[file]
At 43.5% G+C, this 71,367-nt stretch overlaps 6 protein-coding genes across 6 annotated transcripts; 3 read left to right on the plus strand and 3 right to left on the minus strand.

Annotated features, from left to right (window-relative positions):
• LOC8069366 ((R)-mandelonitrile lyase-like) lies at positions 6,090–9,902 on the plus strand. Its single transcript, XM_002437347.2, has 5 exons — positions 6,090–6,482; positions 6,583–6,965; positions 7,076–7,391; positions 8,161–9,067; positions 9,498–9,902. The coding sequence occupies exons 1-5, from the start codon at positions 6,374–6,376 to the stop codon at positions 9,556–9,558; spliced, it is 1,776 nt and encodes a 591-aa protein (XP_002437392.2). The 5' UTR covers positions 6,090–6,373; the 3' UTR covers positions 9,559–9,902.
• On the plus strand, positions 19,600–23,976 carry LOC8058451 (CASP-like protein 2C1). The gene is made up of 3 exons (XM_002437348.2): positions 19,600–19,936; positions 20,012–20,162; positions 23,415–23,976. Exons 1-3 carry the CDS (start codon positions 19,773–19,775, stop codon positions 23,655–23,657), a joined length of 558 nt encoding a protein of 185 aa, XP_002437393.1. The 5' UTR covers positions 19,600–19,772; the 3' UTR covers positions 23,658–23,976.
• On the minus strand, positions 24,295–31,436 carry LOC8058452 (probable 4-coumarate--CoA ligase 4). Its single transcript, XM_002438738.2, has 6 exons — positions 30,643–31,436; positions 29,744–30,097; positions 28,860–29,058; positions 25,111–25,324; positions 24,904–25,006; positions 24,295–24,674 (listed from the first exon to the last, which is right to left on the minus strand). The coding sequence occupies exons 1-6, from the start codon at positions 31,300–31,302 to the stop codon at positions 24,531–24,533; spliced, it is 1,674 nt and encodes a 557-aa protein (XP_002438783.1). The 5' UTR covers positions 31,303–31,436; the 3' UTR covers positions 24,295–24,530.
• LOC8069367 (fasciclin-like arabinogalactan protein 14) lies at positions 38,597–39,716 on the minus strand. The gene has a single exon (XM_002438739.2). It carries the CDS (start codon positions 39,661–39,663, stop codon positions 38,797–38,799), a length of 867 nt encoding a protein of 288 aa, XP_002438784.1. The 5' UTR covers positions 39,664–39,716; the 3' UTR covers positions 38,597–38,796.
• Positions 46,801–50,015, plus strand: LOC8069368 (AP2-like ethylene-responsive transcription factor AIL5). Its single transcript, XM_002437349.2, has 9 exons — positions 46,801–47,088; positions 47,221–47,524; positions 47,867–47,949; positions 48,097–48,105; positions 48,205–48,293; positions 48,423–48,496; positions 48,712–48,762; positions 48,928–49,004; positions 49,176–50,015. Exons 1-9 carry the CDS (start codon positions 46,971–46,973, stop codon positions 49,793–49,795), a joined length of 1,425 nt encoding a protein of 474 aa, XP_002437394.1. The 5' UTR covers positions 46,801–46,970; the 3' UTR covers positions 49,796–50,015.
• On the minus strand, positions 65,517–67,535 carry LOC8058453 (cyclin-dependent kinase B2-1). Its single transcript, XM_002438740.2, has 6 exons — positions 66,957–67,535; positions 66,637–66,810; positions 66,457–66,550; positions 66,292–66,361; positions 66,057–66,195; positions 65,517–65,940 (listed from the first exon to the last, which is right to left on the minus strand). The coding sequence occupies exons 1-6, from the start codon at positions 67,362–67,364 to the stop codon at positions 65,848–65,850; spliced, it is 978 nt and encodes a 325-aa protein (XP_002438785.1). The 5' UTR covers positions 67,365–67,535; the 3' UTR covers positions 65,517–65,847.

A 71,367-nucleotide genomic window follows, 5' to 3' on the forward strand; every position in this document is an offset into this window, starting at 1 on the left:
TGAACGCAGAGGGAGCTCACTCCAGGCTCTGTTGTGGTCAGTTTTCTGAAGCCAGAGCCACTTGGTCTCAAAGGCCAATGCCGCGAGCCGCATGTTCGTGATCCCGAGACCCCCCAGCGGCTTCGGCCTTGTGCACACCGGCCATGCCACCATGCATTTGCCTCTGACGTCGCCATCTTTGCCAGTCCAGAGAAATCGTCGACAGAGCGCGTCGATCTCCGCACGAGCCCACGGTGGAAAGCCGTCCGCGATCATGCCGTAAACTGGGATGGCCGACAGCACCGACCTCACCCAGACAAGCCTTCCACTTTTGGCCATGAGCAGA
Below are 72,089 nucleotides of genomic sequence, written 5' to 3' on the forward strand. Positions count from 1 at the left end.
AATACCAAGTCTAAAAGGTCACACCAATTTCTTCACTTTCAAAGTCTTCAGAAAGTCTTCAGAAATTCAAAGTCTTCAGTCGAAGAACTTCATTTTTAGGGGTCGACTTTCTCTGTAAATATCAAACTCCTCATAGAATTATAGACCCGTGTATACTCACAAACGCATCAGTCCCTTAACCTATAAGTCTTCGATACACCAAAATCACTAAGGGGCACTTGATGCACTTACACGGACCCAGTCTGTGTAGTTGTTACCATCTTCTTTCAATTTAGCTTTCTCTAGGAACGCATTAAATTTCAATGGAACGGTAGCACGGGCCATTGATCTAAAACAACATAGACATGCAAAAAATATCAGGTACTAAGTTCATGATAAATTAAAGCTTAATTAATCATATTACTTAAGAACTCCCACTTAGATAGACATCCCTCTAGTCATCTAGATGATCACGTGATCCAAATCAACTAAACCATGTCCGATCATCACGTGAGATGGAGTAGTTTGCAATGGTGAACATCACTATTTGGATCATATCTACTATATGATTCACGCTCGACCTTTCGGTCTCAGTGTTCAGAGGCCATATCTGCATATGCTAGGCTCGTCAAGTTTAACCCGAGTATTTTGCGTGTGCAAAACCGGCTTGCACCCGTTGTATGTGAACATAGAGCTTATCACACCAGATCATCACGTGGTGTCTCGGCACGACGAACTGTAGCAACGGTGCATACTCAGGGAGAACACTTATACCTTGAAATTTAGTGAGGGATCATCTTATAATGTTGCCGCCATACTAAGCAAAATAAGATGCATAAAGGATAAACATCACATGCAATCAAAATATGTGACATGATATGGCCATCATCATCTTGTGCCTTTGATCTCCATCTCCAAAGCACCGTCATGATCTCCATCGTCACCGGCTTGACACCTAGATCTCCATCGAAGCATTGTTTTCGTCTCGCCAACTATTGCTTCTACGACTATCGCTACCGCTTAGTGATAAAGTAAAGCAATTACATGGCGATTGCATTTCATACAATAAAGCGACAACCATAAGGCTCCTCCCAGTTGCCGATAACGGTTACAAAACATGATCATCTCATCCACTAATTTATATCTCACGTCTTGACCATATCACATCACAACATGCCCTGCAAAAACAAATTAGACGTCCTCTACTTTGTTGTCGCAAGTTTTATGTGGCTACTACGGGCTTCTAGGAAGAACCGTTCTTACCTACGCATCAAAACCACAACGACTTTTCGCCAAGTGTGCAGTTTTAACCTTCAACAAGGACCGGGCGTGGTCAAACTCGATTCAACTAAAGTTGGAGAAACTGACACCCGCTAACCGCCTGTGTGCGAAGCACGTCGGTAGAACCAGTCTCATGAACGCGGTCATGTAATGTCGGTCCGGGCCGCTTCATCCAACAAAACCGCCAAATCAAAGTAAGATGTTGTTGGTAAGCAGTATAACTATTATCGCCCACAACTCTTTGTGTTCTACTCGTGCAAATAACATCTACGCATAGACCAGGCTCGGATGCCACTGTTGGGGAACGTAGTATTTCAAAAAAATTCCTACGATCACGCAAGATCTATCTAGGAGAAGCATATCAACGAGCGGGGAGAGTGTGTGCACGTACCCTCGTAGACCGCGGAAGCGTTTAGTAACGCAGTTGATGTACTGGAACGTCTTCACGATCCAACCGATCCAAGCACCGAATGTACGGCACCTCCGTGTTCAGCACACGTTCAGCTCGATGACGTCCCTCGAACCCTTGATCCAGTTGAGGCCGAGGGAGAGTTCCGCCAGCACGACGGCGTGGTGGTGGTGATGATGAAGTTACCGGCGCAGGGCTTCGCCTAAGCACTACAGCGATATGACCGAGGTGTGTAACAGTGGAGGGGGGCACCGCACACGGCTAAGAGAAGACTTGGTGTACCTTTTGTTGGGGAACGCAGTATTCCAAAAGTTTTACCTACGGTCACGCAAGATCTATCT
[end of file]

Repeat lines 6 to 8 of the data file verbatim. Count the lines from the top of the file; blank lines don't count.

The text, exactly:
• LOC8069367 (fasciclin-like arabinogalactan protein 14) lies at positions 38,597–39,716 on the minus strand. The gene has a single exon (XM_002438739.2). It carries the CDS (start codon positions 39,661–39,663, stop codon positions 38,797–38,799), a length of 867 nt encoding a protein of 288 aa, XP_002438784.1. The 5' UTR covers positions 39,664–39,716; the 3' UTR covers positions 38,597–38,796.
• Positions 46,801–50,015, plus strand: LOC8069368 (AP2-like ethylene-responsive transcription factor AIL5). Its single transcript, XM_002437349.2, has 9 exons — positions 46,801–47,088; positions 47,221–47,524; positions 47,867–47,949; positions 48,097–48,105; positions 48,205–48,293; positions 48,423–48,496; positions 48,712–48,762; positions 48,928–49,004; positions 49,176–50,015. Exons 1-9 carry the CDS (start codon positions 46,971–46,973, stop codon positions 49,793–49,795), a joined length of 1,425 nt encoding a protein of 474 aa, XP_002437394.1. The 5' UTR covers positions 46,801–46,970; the 3' UTR covers positions 49,796–50,015.
• On the minus strand, positions 65,517–67,535 carry LOC8058453 (cyclin-dependent kinase B2-1). Its single transcript, XM_002438740.2, has 6 exons — positions 66,957–67,535; positions 66,637–66,810; positions 66,457–66,550; positions 66,292–66,361; positions 66,057–66,195; positions 65,517–65,940 (listed from the first exon to the last, which is right to left on the minus strand). The coding sequence occupies exons 1-6, from the start codon at positions 67,362–67,364 to the stop codon at positions 65,848–65,850; spliced, it is 978 nt and encodes a 325-aa protein (XP_002438785.1). The 5' UTR covers positions 67,365–67,535; the 3' UTR covers positions 65,517–65,847.